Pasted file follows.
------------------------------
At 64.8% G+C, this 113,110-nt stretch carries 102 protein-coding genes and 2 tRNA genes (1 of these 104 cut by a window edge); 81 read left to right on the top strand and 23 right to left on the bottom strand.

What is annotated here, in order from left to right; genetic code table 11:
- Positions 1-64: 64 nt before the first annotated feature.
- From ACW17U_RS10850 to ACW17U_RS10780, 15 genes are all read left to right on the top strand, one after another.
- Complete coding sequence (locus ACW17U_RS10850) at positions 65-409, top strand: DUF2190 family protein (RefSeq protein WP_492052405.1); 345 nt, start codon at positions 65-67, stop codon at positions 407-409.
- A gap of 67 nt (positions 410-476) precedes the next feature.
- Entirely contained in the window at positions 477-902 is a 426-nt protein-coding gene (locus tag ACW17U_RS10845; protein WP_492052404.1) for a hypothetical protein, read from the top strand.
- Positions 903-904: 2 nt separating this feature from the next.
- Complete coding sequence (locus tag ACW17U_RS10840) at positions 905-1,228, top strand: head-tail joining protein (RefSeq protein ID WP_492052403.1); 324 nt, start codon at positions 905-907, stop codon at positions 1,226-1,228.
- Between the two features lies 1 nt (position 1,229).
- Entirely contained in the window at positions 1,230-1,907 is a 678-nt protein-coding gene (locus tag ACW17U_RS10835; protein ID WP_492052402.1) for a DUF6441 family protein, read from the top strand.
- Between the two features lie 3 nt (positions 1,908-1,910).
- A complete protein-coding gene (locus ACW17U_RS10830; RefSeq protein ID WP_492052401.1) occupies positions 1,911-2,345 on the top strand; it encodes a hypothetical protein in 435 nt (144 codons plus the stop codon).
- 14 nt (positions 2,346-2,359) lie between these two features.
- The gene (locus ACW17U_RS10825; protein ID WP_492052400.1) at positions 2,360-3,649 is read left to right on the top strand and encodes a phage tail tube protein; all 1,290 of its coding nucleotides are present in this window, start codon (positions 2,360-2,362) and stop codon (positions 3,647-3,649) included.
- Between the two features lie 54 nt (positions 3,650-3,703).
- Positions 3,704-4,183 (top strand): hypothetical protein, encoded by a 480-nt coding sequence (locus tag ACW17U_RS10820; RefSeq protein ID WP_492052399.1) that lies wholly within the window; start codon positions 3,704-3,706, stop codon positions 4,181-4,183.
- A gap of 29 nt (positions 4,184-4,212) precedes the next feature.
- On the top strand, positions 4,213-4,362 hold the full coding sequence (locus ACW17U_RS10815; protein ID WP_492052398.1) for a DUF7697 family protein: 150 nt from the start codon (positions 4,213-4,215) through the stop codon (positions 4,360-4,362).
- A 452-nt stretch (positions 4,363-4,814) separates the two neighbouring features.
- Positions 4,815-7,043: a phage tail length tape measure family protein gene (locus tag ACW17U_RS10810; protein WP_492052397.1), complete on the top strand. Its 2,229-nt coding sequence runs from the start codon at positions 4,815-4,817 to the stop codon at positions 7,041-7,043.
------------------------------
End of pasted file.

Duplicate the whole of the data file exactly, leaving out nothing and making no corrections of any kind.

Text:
At 64.8% G+C, this 113,110-nt stretch carries 102 protein-coding genes and 2 tRNA genes (1 of these 104 cut by a window edge); 81 read left to right on the top strand and 23 right to left on the bottom strand.

What is annotated here, in order from left to right; genetic code table 11:
- Positions 1-64: 64 nt before the first annotated feature.
- From ACW17U_RS10850 to ACW17U_RS10780, 15 genes are all read left to right on the top strand, one after another.
- Complete coding sequence (locus ACW17U_RS10850) at positions 65-409, top strand: DUF2190 family protein (RefSeq protein WP_492052405.1); 345 nt, start codon at positions 65-67, stop codon at positions 407-409.
- A gap of 67 nt (positions 410-476) precedes the next feature.
- Entirely contained in the window at positions 477-902 is a 426-nt protein-coding gene (locus tag ACW17U_RS10845; protein WP_492052404.1) for a hypothetical protein, read from the top strand.
- Positions 903-904: 2 nt separating this feature from the next.
- Complete coding sequence (locus tag ACW17U_RS10840) at positions 905-1,228, top strand: head-tail joining protein (RefSeq protein ID WP_492052403.1); 324 nt, start codon at positions 905-907, stop codon at positions 1,226-1,228.
- Between the two features lies 1 nt (position 1,229).
- Entirely contained in the window at positions 1,230-1,907 is a 678-nt protein-coding gene (locus tag ACW17U_RS10835; protein ID WP_492052402.1) for a DUF6441 family protein, read from the top strand.
- Between the two features lie 3 nt (positions 1,908-1,910).
- A complete protein-coding gene (locus ACW17U_RS10830; RefSeq protein ID WP_492052401.1) occupies positions 1,911-2,345 on the top strand; it encodes a hypothetical protein in 435 nt (144 codons plus the stop codon).
- 14 nt (positions 2,346-2,359) lie between these two features.
- The gene (locus ACW17U_RS10825; protein ID WP_492052400.1) at positions 2,360-3,649 is read left to right on the top strand and encodes a phage tail tube protein; all 1,290 of its coding nucleotides are present in this window, start codon (positions 2,360-2,362) and stop codon (positions 3,647-3,649) included.
- Between the two features lie 54 nt (positions 3,650-3,703).
- Positions 3,704-4,183 (top strand): hypothetical protein, encoded by a 480-nt coding sequence (locus tag ACW17U_RS10820; RefSeq protein ID WP_492052399.1) that lies wholly within the window; start codon positions 3,704-3,706, stop codon positions 4,181-4,183.
- A gap of 29 nt (positions 4,184-4,212) precedes the next feature.
- On the top strand, positions 4,213-4,362 hold the full coding sequence (locus ACW17U_RS10815; protein ID WP_492052398.1) for a DUF7697 family protein: 150 nt from the start codon (positions 4,213-4,215) through the stop codon (positions 4,360-4,362).
- A 452-nt stretch (positions 4,363-4,814) separates the two neighbouring features.
- Positions 4,815-7,043: a phage tail length tape measure family protein gene (locus tag ACW17U_RS10810; protein WP_492052397.1), complete on the top strand. Its 2,229-nt coding sequence runs from the start codon at positions 4,815-4,817 to the stop codon at positions 7,041-7,043.